Publication Date

1993

Document Type

Dissertation/Thesis

First Advisor

Gebo, Daniel Lee, 1955-

Degree Name

M.A. (Master of Arts)

Department

Department of Anthropology

LCSH

Gorilla--Behavior||Social behavior in animals||Animal societies||Social heirarchy in animals

Abstract

In their natural environment gorillas form social groups that are typically composed of several adult females and their young offspring, one or two young blackback males, and one fully mature, socially dominant male. A gorilla male is mature by approximately his thirteenth year, by which point he has attained his full weight and size and a dorsal saddle of silver-white pelage. The so-called silverback's dominace is reflected by the fact that he alone will mate with the group's sexually receptive females. The silverback can also intimidate other group members and it is his proximity that is most often sought out by other group members. This project attempts to identify the characteristics required by a male gorilla to be socially dominant. This was done by studying three captive groups of western lowland gorillas (Gorilla gorilla gorilla). One study group is housed at the Brookfield Zoo and has as its oldest male a nine-year- old blackback. Of the two other groups, one has an eight-year-old blackback as its oldest male member, and the other a twenty-four-year-old silverback. These last two groups are housed at the Lincoln Park Zoo. Approximately 180 hours of observational data were collected over a four-month period spanning from the fall of 1990 to the winter of 1991. Particular attention was paid to the approximate distances between the male and the other group members, and affiliative and agonistic behavior directed by other members of the group to the male as well as affiliative and agonistic behaviors directed by the male. It was predicted that a male's age and size play a significant role in his ability to dominate. As predicted, the younger blackback males, Ndume and Gino, were not socially dominant in their groups. Their proximity, in general, was not sought out by other group members and they were the recipients of much more aggressive behavior than they directed toward others. The fully-grown silverback, Frank, was found to be the most dominant member of his group. It was his proximity that was most often sought out and he received no agonistic behavior.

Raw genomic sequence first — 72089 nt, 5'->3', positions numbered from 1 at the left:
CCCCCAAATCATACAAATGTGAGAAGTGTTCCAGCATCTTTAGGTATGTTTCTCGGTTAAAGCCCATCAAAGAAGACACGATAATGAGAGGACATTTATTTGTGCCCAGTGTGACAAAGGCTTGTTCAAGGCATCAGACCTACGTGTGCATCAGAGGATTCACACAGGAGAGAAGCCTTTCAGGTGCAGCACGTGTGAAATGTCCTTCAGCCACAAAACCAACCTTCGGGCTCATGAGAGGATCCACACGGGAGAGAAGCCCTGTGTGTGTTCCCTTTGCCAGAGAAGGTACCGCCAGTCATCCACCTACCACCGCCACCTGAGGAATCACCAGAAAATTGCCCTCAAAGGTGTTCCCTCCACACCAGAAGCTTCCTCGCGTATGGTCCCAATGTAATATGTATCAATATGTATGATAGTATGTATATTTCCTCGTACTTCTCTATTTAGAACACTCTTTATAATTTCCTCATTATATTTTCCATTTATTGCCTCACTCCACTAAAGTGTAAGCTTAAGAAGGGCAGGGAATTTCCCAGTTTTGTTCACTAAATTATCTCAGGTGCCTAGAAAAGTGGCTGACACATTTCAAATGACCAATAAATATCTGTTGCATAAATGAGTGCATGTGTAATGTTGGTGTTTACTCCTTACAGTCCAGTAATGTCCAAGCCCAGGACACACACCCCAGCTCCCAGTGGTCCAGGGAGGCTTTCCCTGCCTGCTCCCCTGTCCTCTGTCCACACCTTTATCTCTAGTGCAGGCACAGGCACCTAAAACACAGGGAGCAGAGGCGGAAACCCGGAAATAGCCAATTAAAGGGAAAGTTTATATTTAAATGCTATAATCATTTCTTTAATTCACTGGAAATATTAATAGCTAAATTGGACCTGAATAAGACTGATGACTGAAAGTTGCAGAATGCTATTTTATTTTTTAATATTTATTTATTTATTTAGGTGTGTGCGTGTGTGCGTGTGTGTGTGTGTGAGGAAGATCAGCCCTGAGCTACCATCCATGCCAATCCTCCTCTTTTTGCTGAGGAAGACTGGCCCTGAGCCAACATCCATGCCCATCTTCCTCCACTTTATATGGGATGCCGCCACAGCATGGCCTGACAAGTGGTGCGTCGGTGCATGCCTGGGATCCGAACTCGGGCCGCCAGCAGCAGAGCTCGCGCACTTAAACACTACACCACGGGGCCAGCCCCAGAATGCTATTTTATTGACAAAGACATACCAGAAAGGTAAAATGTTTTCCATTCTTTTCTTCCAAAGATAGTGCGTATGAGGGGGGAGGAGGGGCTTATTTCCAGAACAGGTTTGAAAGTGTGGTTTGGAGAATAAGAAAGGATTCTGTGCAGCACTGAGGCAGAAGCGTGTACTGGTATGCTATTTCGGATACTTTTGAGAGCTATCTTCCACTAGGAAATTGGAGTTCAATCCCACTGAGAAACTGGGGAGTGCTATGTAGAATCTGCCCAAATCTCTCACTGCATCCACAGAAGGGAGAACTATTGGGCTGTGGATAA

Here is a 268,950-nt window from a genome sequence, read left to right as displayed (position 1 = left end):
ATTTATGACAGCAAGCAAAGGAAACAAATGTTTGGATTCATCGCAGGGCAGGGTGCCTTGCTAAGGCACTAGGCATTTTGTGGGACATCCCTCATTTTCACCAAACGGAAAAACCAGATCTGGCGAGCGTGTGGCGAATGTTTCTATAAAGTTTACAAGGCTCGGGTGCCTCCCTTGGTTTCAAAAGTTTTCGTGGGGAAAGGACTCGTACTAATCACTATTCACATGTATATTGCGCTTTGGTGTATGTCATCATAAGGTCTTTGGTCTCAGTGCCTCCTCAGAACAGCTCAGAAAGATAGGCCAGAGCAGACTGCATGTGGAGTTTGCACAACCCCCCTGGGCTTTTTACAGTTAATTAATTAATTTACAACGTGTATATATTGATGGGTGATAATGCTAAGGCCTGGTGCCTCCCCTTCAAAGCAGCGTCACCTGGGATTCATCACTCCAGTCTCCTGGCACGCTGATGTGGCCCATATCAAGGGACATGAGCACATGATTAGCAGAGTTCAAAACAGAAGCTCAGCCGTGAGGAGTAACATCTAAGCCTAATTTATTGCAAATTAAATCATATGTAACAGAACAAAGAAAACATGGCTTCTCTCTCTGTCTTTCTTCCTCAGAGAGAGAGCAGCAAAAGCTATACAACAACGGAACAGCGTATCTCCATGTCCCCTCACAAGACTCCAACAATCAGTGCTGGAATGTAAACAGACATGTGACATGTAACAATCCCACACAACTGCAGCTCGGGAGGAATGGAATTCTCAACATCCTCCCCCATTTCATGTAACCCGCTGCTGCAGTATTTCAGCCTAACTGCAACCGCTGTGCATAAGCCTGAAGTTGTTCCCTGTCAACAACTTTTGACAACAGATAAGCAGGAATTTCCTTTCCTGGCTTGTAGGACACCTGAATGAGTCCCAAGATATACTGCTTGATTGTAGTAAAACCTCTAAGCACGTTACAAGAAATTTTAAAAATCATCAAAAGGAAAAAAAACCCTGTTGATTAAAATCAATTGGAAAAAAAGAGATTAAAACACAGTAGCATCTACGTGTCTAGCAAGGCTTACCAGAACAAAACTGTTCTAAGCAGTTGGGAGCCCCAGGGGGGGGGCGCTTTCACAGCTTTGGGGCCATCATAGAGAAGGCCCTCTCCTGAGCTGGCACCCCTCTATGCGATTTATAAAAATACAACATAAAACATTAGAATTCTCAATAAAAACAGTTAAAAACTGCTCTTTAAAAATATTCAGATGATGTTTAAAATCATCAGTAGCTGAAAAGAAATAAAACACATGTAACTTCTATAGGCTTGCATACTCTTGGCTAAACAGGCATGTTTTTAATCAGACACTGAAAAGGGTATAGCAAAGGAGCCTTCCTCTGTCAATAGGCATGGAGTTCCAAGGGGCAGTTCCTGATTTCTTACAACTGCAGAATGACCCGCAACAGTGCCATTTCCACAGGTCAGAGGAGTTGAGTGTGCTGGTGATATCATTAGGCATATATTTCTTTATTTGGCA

Comments

Includes bibliographical references (pages [66]-72)

Extent

80 pages

Language

eng

Publisher

Northern Illinois University

Rights Statement

In Copyright

Rights Statement 2

NIU theses are protected by copyright. They may be viewed from Huskie Commons for any purpose, but reproduction or distribution in any format is prohibited without the written permission of the authors.

Media Type

Text

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